Celebrity politics in Ukraine

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Aug. 6, 2012, 2:02 p.m. | Op-ed — by Ian Bateson

President Viktor Yanukovych and ex-football star Andriy Shevchenko shake hands this summer, before Shevchenko announced on July 28 that he was leaving the sport to join the Ukraine-Forward Party led by member of parliament Nataliya Korolevska.

Ian Bateson

Ian Bateson was a staff writer at the Kyiv Post in 2014.

Andriy Shevchenko, Ukraine’s most accomplished football player and all-around golden boy, recently announced he was retiring from football to pursue a career in politics and would run for parliament in the Oct. 28 election. Shevchenko aligned himself with the small Ukraine-Forward Party, which is in the middle of a star-studded media blitz that has also seen prominent Ukrainian actor Ostap Stupka join its ranks.   

Despite technically joining an opposition party, Shevchenko’s opposition credentials have been short-lived, both because the announcement came just a day after a high-profile meeting between Shevchenko and President Viktor Yanukovych heavy with smiles and handshakes, and because as political scientist and pundit Andreas Umland put it: “Andriy Shevchenko has joined Korolevska’s Ukraine-Forward! - a puppet party whose sole task is to drag away voters from the opposition parties.”

So far, the mysterious source of Ukraine-Forward’s bursting election war chest, surprising for a party uncertain to even make it past the five-percent threshold and into the Rada, supports that claim. 

Ukraine-Forward’s charm offensive and Soviet throwback name aside, however, Shevchenko’s newfound political career is still part of a wider trend: celebrities playing an ever larger role in Ukrainian politics. 

Perhaps most notable is WBC heavyweight champion, Vitali Klitshko.

Klitschko has previously unsuccessfully run for mayor of Kyiv, and his party, UDAR, has competed in regional elections and will also be competing in the parliamentary contest (though apparently it won’t be coordinating its campaign with the main opposition party, Fatherland). 

Though less politically accomplished, even Andriy Danylko, better known as the sequined Eurovision star Verka Serduchka, once tried to register his own political bloc.  Originally called “Against Everyone,” after the popular ballot option that allowed voters to vote against all listed candidates, it was later renamed “For Our Own.”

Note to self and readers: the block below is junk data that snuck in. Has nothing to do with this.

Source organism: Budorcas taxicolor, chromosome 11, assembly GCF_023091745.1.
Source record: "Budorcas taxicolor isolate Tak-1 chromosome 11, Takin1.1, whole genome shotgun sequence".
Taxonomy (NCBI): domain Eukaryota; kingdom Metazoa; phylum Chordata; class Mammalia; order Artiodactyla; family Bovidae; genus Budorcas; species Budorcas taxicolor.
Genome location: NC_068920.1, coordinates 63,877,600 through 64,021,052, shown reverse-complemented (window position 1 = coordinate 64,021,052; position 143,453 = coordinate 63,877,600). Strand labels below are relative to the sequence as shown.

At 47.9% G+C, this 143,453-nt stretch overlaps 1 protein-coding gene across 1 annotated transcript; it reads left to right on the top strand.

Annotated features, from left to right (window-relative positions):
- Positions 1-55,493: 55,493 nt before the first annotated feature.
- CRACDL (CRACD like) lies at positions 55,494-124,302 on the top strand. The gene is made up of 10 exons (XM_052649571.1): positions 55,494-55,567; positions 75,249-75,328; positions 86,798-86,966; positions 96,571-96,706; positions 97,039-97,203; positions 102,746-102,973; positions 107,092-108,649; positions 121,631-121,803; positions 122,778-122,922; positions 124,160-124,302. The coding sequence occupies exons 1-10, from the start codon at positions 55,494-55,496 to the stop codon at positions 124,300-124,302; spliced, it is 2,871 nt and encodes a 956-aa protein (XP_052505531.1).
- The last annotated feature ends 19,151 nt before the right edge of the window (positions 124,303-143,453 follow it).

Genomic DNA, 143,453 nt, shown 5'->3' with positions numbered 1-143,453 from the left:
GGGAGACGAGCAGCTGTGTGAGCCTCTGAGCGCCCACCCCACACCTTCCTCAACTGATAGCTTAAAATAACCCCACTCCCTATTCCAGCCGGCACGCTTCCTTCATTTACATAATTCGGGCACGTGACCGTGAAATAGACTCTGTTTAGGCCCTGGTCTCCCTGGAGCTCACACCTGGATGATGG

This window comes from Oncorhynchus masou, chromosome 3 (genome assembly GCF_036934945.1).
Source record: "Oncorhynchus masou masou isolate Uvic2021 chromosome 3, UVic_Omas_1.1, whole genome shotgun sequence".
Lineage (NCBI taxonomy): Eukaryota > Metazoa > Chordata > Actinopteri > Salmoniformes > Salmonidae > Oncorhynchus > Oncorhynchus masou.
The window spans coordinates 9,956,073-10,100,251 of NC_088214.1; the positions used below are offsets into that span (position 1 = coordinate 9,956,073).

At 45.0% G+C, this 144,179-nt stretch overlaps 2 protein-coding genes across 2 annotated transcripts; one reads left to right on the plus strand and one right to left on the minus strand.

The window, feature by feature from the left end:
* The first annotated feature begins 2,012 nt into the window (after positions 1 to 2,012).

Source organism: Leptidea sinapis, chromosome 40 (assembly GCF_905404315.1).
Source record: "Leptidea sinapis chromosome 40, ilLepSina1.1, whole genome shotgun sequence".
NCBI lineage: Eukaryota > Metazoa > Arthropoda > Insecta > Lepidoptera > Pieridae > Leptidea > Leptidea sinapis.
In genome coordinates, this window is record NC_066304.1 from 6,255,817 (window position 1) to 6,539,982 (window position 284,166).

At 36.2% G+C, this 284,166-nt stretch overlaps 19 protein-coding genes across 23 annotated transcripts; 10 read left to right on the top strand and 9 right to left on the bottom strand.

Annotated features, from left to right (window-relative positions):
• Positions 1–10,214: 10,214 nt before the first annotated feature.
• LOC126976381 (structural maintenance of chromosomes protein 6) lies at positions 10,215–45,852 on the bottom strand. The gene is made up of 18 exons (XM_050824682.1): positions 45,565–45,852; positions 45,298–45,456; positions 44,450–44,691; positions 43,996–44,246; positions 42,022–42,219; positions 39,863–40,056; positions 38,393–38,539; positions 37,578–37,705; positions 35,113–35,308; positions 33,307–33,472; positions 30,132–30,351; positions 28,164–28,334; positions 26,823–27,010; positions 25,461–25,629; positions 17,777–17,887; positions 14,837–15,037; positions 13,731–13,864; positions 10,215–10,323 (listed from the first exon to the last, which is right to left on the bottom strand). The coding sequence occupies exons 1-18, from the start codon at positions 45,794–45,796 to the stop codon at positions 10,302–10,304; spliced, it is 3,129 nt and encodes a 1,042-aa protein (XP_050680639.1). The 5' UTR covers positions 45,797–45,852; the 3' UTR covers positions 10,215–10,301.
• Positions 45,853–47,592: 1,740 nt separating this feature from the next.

Though Danylko’s short-lived political career verged closer on farce than the more serious efforts by Klitschko and now Shevchenko, his parody struck close to the truth.  The name of his would-be block, “For Our Own,” has strong overtones of corruption, emphasizing how parties work to benefit themselves and their backers.  At the same time, this pervasive corruption is the same reason so many Ukrainian celebrities feel the need to take vows of political service. 

Celebrities’ campaigns, of course, are in and of themselves assertions that “professional” politicians are incapable of solving Ukraine’s problems (a claim many Ukrainians would agree with and not unrelated to corruption).  The appeal is that with career politicians unable or unwilling to do what needs to be done,new decisive and effective decision makers need to be pulled in from other arenas; essentially that Shevchenko could lead Ukraine to victory as easily as he did so many football teams, or that Klitshko could knock out Ukraine’s problems from corruption to the global financial crisis as easily as he does boxers.

Ukraine’s career politicians are no fools, however, and celebrities wishing to bring Ukraine salvation through their newfound political involvement are often unsurprisingly unsure exactly how to do that.  They need established politicians and parties, minor or major, to aid their transition.  For their part, the celebrities provide newfound window-dressing and sex appeal to stale parties unable or uninterested in distinguishing themselves from other parties, as Shevchenko is now doing for Ukraine-Forward.

This certainly is the case in Ukraine’s large neighbor to the north, where an impressive array of actors, singers, and models are used to spruce up the otherwise monotonous dominance of Putin’s United Russia. 

But there is more to it than that.  Parties across the world run on politicians’ appeal and personal charisma, but in Ukraine personalities and parties are linked in a way they are in few other countries.  Parties coalesce around personalities they then live and die with. Viktor Yushchenko’s Our Ukraine died with his own political career, and President Viktor Yanukovych seems to believe Fatherland will waste away without Tymoshenko and Lutsenko.  He may well be right.

The issue is that in Ukraine people trust individuals and not parties.  It is hard to say why.  Perhaps it is the result of so long being part of a state with only one party in no particular hurry to help anyone and individual contacts were the only way to get anything done, perhaps it is part of a longer tradition of electing and following charismatic leaders that goes back to the Zaporizhian Sich and beyond. 

No matter what the reason, the strength of a party is dependent on the strength of its defining personality, or occasionally personalities. Ukrainian celebrities are able to make such easy transitions into politics because they are able to transfer the trust and respect they earned in another field into political capital.  The fact that they don’t come from within the broken political establishment only works to their advantage. 

Freelance journalist Ian Bateson can be followed on Twitter here: @ianbateson.






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